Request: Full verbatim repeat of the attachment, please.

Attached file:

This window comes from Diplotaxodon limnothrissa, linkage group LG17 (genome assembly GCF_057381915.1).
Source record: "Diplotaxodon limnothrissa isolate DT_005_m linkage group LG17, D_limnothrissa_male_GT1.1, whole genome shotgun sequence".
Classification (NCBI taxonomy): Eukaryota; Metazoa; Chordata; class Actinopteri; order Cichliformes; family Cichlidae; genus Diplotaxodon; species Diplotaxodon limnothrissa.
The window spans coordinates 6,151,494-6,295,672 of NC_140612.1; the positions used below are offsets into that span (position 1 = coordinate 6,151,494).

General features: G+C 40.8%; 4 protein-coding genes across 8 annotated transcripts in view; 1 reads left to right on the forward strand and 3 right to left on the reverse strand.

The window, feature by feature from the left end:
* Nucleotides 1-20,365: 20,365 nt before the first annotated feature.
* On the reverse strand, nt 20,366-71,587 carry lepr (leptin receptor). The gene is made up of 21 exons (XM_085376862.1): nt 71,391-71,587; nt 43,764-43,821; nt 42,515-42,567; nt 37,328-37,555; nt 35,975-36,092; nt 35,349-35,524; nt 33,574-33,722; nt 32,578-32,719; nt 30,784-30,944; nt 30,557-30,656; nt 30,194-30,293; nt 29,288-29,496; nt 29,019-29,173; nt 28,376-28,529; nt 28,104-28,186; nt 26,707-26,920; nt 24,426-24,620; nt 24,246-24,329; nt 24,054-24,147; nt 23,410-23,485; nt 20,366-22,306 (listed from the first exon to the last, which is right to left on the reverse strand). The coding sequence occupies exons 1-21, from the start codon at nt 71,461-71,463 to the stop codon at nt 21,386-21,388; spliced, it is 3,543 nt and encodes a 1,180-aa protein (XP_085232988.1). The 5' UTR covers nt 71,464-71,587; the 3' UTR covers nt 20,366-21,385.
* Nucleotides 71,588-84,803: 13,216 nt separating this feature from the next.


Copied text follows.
This window comes from Diplotaxodon limnothrissa, linkage group LG17 (genome assembly GCF_057381915.1).
Source record: "Diplotaxodon limnothrissa isolate DT_005_m linkage group LG17, D_limnothrissa_male_GT1.1, whole genome shotgun sequence".
Classification (NCBI taxonomy): Eukaryota; Metazoa; Chordata; class Actinopteri; order Cichliformes; family Cichlidae; genus Diplotaxodon; species Diplotaxodon limnothrissa.
The window spans coordinates 6,151,494-6,295,672 of NC_140612.1; the positions used below are offsets into that span (position 1 = coordinate 6,151,494).

General features: G+C 40.8%; 4 protein-coding genes across 8 annotated transcripts in view; 1 reads left to right on the forward strand and 3 right to left on the reverse strand.

The window, feature by feature from the left end:
* Nucleotides 1-20,365: 20,365 nt before the first annotated feature.
* On the reverse strand, nt 20,366-71,587 carry lepr (leptin receptor). The gene is made up of 21 exons (XM_085376862.1): nt 71,391-71,587; nt 43,764-43,821; nt 42,515-42,567; nt 37,328-37,555; nt 35,975-36,092; nt 35,349-35,524; nt 33,574-33,722; nt 32,578-32,719; nt 30,784-30,944; nt 30,557-30,656; nt 30,194-30,293; nt 29,288-29,496; nt 29,019-29,173; nt 28,376-28,529; nt 28,104-28,186; nt 26,707-26,920; nt 24,426-24,620; nt 24,246-24,329; nt 24,054-24,147; nt 23,410-23,485; nt 20,366-22,306 (listed from the first exon to the last, which is right to left on the reverse strand). The coding sequence occupies exons 1-21, from the start codon at nt 71,461-71,463 to the stop codon at nt 21,386-21,388; spliced, it is 3,543 nt and encodes a 1,180-aa protein (XP_085232988.1). The 5' UTR covers nt 71,464-71,587; the 3' UTR covers nt 20,366-21,385.
* Nucleotides 71,588-84,803: 13,216 nt separating this feature from the next.